Hop Star

By Megan Swann | Will Blunt


Megan Swann
Will Blunt

Brewer Joe Mohrfeld likens selecting hops to wine grapes: the flavor profile of a single varietal of hops varies immensely based on where it’s grown—even within the same small region. That’s why he travels each year to Washington’s Yakima Valley, where a large percentage of American hops originate.

Mohrfeld fell in love with hops during his first Yakima harvest. At the time he was living in Colorado and
working for Odell Brewing Co., known for its hoppy quaffs. He experienced an immediate connection
with the crop and its expressive terroir. When Mohrfeld relocated to Austin, Texas, he noticed a lack of hoppy beers. He and his business partners launched Pinthouse Pizza to fill the niche. For Mohrfeld, hops are all about drinkability. “I like a beer that pairs with six more beers,” he says. This doesn’t mean that the beer shouldn’t grab your attention and keep you sipping to peel through its layers and dissect the nuances of flavor.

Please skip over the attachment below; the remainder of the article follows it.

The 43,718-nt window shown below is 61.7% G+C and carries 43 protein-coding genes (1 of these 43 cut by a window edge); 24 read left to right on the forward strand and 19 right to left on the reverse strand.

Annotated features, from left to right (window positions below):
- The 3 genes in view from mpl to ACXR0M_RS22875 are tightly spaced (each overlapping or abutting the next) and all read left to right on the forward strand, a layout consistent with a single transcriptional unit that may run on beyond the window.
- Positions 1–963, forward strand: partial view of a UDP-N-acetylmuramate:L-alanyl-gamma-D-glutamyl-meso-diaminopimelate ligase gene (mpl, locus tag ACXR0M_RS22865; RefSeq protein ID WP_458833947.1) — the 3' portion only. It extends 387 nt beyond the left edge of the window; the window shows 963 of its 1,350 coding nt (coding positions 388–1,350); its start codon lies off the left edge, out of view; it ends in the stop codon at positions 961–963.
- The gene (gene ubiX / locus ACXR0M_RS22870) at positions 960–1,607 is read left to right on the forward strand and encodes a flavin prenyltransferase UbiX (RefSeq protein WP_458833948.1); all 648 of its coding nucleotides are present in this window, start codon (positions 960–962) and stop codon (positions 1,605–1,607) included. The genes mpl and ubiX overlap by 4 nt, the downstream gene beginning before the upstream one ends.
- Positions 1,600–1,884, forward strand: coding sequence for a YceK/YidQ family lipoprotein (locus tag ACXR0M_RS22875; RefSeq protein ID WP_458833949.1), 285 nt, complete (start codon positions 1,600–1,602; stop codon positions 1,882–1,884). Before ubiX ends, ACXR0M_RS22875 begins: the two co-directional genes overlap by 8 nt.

Mohrfeld’s hop star brews—Electric Jellyfish IPA, Hop Engine pale ale, Strange But Not Strangers New England IPA—aren’t your classic West Coast or East Coast styles. “For IPAs, we focus on flavor, aroma, and less bitterness,” he says. For other beers, the malt is his canvas, and he uses hops to layer on flavor.

Through his stint at Odell, Mohrfeld developed a relationship with Jason Perrault, CEO and Head Breeder of Washington’s Select Botanicals Group. Perrault cultivates a number of popular hops and has 25 at his disposal, plus experimental varietals. Contracts for varietals and amounts are drawn up with farmers years in advance, but Mohrfeld is on hand to select the actual plants in mid-September to early October. “When we test hops, they’re baled, so we break them up, and rub them to open up lupulin glands,” says Mohrfeld, referring to resin and oil filled pouches that give hops much of their character. He always selects blind, but generally ends up with hops harvested at the same time each year because they match the specific flavor profile he’s aiming for. Mosaic might have peach and blueberry notes when picked early, and notes of onion and garlic when it’s harvested late. The change in flavor may happen in a short 48-hour period.

The hops are dried and delivered to Pinthouse one to three months later, except for a small batch
overnighted to Pinthouse so Mohrfeld can brew a single batch of fresh-hopped beer. Cheers, until next

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